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This question already has an answer here:

I would like to escape path with white space which works fine when I use it directly like this:

$ printf '%q' "/path/to/first dir/dir/"
/path/to/first\ dir/dir/

When I use a variable instead of string though the return is a string with no white space whatsoever:

$ testpath="/path/to/first dir/dir/" && printf '%q' $testpath
/path/to/firstdir/dir/

Is there any way to escape white space in a path with printf and a variable. Or any other simple solution without using awk/sed/regex?

marked as duplicate by αғsнιη, Christopher, Jeff Schaller, roaima, Timothy Martin Mar 24 '18 at 0:16

This question has been asked before and already has an answer. If those answers do not fully address your question, please ask a new question.

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You need to quote the variable

testpath="/path/to/first dir/dir/" && printf '%q' "$testpath"
  • I could swear I tested this. But it seems like I didn't, because quoting works. – monkeywrench Mar 23 '18 at 13:26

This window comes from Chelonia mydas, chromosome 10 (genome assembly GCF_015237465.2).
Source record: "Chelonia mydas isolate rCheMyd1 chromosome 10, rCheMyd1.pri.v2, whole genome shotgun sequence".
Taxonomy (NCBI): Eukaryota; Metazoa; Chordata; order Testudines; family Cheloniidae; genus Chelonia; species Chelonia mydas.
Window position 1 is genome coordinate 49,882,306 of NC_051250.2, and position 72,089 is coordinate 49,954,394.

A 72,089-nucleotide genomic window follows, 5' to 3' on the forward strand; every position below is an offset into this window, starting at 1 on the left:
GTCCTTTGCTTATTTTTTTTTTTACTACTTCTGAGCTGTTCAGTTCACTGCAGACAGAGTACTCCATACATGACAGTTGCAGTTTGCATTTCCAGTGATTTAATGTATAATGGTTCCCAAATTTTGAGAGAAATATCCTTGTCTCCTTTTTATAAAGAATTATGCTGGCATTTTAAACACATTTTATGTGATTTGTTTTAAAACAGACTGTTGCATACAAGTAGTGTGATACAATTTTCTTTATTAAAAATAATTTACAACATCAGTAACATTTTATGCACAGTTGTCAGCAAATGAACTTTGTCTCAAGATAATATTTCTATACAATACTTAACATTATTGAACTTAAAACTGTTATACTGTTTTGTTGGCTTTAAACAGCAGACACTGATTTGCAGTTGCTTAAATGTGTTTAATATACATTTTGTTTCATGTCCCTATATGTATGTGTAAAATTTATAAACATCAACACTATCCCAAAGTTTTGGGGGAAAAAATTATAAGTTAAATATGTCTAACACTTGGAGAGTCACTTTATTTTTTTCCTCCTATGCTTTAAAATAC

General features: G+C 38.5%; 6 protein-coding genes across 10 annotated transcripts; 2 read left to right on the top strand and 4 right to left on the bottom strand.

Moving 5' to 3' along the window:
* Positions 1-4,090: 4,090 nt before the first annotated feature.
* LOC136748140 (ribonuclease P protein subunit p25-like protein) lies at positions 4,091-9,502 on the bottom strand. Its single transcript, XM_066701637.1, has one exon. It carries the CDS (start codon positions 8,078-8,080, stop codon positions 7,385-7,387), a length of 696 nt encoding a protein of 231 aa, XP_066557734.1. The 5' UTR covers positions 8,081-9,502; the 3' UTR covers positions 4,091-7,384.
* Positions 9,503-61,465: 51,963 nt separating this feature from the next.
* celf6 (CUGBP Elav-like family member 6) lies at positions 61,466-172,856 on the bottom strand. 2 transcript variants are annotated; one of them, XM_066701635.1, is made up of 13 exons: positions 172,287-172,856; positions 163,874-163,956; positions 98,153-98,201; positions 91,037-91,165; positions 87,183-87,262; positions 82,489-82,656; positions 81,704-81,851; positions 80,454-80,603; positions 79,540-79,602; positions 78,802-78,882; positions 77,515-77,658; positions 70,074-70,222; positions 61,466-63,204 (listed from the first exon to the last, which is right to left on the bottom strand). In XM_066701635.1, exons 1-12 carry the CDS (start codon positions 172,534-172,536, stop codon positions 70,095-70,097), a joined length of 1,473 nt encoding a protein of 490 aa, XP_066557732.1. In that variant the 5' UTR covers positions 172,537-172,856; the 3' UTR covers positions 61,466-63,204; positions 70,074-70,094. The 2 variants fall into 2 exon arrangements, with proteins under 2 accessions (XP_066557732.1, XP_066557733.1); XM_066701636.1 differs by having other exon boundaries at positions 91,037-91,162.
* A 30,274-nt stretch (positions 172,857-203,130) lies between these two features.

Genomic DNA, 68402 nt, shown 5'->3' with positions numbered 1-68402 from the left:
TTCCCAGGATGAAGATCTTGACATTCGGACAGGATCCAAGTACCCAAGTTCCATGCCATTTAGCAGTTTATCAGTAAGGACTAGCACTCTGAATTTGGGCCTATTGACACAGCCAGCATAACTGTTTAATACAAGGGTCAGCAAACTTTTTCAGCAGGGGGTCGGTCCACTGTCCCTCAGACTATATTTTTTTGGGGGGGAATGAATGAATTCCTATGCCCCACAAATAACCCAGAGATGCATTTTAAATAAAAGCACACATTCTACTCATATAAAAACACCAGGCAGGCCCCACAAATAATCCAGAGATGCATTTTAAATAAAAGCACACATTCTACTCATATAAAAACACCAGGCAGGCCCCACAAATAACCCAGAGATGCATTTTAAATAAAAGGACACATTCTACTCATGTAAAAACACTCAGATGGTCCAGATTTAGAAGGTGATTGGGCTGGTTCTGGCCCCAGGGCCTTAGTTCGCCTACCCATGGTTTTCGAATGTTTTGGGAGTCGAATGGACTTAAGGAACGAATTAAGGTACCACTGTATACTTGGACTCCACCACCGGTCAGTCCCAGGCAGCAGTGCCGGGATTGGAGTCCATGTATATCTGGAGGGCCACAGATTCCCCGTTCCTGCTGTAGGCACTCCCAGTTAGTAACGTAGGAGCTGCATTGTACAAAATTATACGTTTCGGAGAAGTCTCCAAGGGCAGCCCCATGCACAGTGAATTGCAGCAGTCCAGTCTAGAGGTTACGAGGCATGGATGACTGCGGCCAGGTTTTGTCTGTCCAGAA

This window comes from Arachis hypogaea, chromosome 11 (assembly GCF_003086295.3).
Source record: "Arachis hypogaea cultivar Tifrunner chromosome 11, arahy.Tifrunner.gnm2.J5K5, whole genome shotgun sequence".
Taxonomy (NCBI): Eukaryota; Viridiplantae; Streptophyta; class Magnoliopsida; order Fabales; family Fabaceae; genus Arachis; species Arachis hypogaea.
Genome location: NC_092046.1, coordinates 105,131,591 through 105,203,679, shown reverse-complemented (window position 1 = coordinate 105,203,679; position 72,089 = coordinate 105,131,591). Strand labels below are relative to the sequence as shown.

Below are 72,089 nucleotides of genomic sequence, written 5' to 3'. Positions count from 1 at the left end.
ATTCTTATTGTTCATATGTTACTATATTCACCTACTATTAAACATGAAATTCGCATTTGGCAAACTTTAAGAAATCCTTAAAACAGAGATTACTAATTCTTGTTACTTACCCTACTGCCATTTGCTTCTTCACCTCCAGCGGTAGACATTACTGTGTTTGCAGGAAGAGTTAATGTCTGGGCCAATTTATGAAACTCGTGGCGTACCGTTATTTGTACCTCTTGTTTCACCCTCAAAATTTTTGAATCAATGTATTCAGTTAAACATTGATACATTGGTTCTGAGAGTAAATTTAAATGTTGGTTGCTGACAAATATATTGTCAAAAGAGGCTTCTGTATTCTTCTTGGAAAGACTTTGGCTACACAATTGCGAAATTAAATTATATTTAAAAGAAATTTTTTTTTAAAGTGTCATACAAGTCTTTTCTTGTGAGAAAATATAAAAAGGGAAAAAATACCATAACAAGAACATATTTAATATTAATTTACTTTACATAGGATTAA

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testpath="/path/to/first dir/dir/"
printf '%q' "$testpath"

Learn how to quote properly in shell, it's very important :

"Double quote" every literal that contains spaces/metacharacters and every expansion: "$var", "$(command "$var")", "${array[@]}", "a & b". Use 'single quotes' for code or literal $'s: 'Costs $5 US', ssh host 'echo "$HOSTNAME"'. See http://mywiki.wooledge.org/Quotes
http://mywiki.wooledge.org/Arguments
http://wiki.bash-hackers.org/syntax/words

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